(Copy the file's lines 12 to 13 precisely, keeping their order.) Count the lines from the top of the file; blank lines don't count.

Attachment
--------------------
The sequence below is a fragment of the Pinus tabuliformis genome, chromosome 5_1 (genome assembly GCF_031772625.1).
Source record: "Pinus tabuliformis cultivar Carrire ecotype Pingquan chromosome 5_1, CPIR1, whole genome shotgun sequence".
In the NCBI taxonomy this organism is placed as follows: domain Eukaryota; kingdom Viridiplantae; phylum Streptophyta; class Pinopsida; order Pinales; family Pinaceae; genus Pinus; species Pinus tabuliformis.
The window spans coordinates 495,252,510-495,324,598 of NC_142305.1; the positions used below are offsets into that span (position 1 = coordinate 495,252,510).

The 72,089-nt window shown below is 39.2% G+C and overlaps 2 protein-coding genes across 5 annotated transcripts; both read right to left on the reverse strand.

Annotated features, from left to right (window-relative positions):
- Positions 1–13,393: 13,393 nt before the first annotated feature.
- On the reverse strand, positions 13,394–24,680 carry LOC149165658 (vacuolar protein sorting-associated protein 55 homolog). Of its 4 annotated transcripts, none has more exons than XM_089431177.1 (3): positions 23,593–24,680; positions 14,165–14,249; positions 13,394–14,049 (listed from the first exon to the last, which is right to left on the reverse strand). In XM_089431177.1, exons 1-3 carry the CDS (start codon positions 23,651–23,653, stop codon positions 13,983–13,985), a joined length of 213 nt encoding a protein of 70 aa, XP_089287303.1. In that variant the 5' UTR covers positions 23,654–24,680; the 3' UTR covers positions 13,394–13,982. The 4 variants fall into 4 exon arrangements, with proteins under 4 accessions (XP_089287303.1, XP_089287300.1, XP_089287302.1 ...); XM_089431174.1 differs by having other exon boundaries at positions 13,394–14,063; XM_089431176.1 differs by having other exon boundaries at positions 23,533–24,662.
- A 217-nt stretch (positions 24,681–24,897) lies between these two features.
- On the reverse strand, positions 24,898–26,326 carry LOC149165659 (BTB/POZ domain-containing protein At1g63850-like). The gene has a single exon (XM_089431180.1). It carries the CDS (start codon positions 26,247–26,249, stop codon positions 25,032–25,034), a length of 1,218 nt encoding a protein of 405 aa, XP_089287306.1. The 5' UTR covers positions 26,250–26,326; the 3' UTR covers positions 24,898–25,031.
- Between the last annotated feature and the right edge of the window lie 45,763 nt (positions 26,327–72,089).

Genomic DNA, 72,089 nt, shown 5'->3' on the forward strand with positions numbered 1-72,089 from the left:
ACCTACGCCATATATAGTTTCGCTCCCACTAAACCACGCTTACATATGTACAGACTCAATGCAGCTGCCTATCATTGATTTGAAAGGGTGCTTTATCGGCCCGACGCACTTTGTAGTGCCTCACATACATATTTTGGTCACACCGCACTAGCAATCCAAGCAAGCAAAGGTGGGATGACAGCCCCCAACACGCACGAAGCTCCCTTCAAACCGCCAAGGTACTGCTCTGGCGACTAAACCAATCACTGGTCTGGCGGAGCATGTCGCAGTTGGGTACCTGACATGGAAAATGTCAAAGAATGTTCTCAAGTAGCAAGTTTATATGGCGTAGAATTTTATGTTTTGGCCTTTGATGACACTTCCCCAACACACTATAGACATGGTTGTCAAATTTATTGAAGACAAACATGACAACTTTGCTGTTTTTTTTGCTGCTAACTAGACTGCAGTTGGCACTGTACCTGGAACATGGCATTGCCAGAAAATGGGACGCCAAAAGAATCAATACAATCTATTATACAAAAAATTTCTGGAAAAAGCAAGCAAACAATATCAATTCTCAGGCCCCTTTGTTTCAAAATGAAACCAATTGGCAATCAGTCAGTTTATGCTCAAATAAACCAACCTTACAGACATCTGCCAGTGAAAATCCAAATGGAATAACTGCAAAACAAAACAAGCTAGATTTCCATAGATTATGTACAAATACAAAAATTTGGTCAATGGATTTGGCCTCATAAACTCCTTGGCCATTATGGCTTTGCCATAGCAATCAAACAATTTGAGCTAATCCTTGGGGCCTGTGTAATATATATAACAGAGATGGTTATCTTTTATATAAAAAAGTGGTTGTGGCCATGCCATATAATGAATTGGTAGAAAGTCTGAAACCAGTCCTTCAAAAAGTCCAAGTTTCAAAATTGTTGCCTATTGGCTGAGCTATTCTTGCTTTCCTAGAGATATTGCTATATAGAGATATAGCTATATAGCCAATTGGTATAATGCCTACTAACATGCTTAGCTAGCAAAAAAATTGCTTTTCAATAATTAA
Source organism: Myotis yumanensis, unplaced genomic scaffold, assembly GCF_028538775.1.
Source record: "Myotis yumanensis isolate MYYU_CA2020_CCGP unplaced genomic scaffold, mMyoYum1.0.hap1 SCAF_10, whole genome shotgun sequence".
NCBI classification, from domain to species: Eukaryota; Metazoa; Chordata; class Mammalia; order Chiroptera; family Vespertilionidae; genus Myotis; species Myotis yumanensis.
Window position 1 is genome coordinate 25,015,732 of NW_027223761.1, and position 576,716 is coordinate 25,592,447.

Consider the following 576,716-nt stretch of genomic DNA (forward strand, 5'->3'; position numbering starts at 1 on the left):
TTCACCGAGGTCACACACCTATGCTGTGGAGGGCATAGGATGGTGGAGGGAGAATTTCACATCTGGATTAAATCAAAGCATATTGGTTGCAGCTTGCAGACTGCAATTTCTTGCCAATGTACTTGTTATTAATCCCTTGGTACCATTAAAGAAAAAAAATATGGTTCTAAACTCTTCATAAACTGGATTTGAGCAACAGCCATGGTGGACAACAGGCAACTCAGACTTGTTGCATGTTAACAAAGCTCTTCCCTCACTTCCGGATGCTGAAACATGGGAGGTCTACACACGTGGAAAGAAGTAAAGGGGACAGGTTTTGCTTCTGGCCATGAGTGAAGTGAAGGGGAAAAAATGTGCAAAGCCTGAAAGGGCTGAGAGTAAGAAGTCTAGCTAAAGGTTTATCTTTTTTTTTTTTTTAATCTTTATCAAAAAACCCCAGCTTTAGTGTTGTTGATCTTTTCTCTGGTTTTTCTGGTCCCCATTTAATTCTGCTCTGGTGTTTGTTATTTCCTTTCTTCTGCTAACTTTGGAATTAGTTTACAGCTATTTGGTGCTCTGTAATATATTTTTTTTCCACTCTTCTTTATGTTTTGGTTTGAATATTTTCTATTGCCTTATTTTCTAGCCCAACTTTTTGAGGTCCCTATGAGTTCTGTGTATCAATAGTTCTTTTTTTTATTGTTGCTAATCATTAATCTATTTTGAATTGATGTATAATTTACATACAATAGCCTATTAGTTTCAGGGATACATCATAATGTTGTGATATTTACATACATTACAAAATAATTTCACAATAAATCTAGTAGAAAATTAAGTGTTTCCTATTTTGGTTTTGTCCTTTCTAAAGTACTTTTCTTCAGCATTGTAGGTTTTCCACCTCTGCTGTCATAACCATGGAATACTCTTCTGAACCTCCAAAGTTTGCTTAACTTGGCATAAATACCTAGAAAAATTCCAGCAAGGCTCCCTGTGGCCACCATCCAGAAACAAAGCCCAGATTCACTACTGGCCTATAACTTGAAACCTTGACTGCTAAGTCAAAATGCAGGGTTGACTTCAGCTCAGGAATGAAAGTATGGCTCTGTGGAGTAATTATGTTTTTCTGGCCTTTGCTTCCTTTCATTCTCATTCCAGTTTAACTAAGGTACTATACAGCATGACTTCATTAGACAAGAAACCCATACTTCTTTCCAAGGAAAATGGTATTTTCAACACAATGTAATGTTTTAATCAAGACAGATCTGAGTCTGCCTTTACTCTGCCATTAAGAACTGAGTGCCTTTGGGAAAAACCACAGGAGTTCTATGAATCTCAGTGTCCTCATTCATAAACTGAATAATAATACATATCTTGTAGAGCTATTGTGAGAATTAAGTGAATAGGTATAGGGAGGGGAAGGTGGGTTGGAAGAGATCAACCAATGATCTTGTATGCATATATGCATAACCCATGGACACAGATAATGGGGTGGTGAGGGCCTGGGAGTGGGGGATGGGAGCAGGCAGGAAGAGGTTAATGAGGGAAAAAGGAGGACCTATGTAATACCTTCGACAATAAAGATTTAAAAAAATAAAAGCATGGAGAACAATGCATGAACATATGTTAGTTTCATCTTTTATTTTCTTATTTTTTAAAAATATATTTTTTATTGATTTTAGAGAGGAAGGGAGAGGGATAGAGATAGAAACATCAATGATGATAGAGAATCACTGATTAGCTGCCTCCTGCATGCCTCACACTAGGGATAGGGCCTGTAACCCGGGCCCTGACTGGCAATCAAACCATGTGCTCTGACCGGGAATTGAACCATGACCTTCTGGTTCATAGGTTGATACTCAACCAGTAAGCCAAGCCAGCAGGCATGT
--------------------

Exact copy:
Genomic DNA, 72,089 nt, shown 5'->3' on the forward strand with positions numbered 1-72,089 from the left:
ACCTACGCCATATATAGTTTCGCTCCCACTAAACCACGCTTACATATGTACAGACTCAATGCAGCTGCCTATCATTGATTTGAAAGGGTGCTTTATCGGCCCGACGCACTTTGTAGTGCCTCACATACATATTTTGGTCACACCGCACTAGCAATCCAAGCAAGCAAAGGTGGGATGACAGCCCCCAACACGCACGAAGCTCCCTTCAAACCGCCAAGGTACTGCTCTGGCGACTAAACCAATCACTGGTCTGGCGGAGCATGTCGCAGTTGGGTACCTGACATGGAAAATGTCAAAGAATGTTCTCAAGTAGCAAGTTTATATGGCGTAGAATTTTATGTTTTGGCCTTTGATGACACTTCCCCAACACACTATAGACATGGTTGTCAAATTTATTGAAGACAAACATGACAACTTTGCTGTTTTTTTTGCTGCTAACTAGACTGCAGTTGGCACTGTACCTGGAACATGGCATTGCCAGAAAATGGGACGCCAAAAGAATCAATACAATCTATTATACAAAAAATTTCTGGAAAAAGCAAGCAAACAATATCAATTCTCAGGCCCCTTTGTTTCAAAATGAAACCAATTGGCAATCAGTCAGTTTATGCTCAAATAAACCAACCTTACAGACATCTGCCAGTGAAAATCCAAATGGAATAACTGCAAAACAAAACAAGCTAGATTTCCATAGATTATGTACAAATACAAAAATTTGGTCAATGGATTTGGCCTCATAAACTCCTTGGCCATTATGGCTTTGCCATAGCAATCAAACAATTTGAGCTAATCCTTGGGGCCTGTGTAATATATATAACAGAGATGGTTATCTTTTATATAAAAAAGTGGTTGTGGCCATGCCATATAATGAATTGGTAGAAAGTCTGAAACCAGTCCTTCAAAAAGTCCAAGTTTCAAAATTGTTGCCTATTGGCTGAGCTATTCTTGCTTTCCTAGAGATATTGCTATATAGAGATATAGCTATATAGCCAATTGGTATAATGCCTACTAACATGCTTAGCTAGCAAAAAAATTGCTTTTCAATAATTAA